“Mom, mom, a famous author taught us today!” exclaimed a camper, Noah, to his mother one afternoon in June as she picked him up from PageSlayers. Noah’s mom casually nodded her head, until Noah shoved Untwine, a young adult novel, in her face. “Look, she wrote this,” he said.
His mom’s eyes widened. “Wait. You met Edwidge Danticat? Oh, my god. I love her books!”
During each PageSlayers session we always bring in special guests for our kids, but during our inaugural session we had an extra special guest come: world renowned author Edwidge Danticat. Edwidge has been an ardent supporter of PageSlayers since the very beginning and a source of inspiration when it comes to moving the hearts and minds of young people. During her visit to our classroom last month, she gave students a lesson on story structure, answering the five W’s, and how to create a superhero/shero protagonist from scratch. On the heels of the release of her latest book, The Art of Death, we chatted with Edwidge about her visit.
What was your experience like teaching our PageSlayers?
It was a great experience, one that moved me very much. I spent summers in our apartment in New York watching television with my brothers from the time I was 12 to the time I got a summer job at 14. I wish we'd had something like this. It was wonderful to see how these young people experience writing and express themselves.
What is one highlight you remember from teaching in the classroom?
There was one young man who seemed hesitant at first and even said he would be bored. I recognize this as fear of trying something new. At the end of the session, he admitted that people keep saying he's smart, but he does not believe that himself. He ended up writing a very good piece of writing, one of the longest for the session.
As a critically acclaimed author who is welcomed in many spaces, why do you believe it is important for you to spend time with young children who may not be aware of your work?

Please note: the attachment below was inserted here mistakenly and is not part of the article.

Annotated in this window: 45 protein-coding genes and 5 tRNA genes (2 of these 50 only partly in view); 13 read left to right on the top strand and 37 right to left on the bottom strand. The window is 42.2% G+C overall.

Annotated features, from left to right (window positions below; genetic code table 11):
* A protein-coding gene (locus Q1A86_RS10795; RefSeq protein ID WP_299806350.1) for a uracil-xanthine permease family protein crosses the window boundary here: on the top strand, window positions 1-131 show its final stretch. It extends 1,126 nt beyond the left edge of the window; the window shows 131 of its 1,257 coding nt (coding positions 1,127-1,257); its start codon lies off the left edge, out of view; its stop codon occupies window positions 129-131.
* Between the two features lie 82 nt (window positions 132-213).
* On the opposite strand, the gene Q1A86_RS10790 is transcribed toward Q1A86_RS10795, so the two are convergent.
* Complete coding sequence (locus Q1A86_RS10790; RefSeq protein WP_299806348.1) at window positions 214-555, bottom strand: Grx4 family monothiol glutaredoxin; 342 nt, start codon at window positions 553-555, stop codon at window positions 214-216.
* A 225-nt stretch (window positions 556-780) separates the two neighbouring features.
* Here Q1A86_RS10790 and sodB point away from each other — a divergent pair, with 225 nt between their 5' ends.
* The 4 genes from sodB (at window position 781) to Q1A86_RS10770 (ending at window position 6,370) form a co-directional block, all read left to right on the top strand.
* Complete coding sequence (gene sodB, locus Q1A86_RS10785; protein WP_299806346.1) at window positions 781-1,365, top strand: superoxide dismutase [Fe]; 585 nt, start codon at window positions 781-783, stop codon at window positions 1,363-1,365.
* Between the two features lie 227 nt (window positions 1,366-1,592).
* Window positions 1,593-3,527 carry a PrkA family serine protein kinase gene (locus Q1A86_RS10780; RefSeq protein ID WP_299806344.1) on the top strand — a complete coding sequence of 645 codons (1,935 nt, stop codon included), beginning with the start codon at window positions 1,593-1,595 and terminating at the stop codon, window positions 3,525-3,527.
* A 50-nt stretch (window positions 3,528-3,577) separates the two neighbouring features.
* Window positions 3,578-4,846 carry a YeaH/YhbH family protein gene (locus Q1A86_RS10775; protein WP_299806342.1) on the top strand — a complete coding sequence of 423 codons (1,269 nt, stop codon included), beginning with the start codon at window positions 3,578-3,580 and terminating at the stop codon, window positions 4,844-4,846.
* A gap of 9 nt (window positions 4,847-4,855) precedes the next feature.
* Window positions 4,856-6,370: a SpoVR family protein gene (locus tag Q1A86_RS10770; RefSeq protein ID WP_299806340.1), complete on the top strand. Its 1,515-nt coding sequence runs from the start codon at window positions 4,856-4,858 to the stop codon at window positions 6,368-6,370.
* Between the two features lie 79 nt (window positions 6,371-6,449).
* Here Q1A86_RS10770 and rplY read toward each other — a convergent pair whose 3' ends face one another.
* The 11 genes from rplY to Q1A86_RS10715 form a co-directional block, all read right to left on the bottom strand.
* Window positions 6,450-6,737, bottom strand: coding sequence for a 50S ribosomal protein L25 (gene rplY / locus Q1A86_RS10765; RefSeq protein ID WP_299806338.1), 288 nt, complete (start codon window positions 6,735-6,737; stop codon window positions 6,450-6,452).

Because I am one of those children. At least, I was. I don't want young people to think that a writer is someone who sits on top of a mountain and sends missives down from up high. I want them to know that a writer is a regular person just like them, but works hard and grows and nurtures this talent and puts a lot of time and effort into it. It's important for me to let them know that they too can do what I'm doing if they work hard and put a lot of heart into it.
What do you enjoy most about getting up in front of such young audiences?
I love seeing how they even surprise themselves when they come up with something unexpected. I love their sense of wonder at their own imagination and abilities.
As a devoted champion of the arts in Miami, why do you believe it is important that kids in Miami—and Opa-Locka in particular—have access to a program like PageSlayers?
All kids should have access to wonderful things. I am keenly aware of that as a parent more than anything else. It's unfair that so many kids in our community are lacking so much that other kids take for granted. All kids should have wonderful programs like this on a routine basis.
Any last words?
It was so wonderful to visit the program. I hope it continues to grow every year.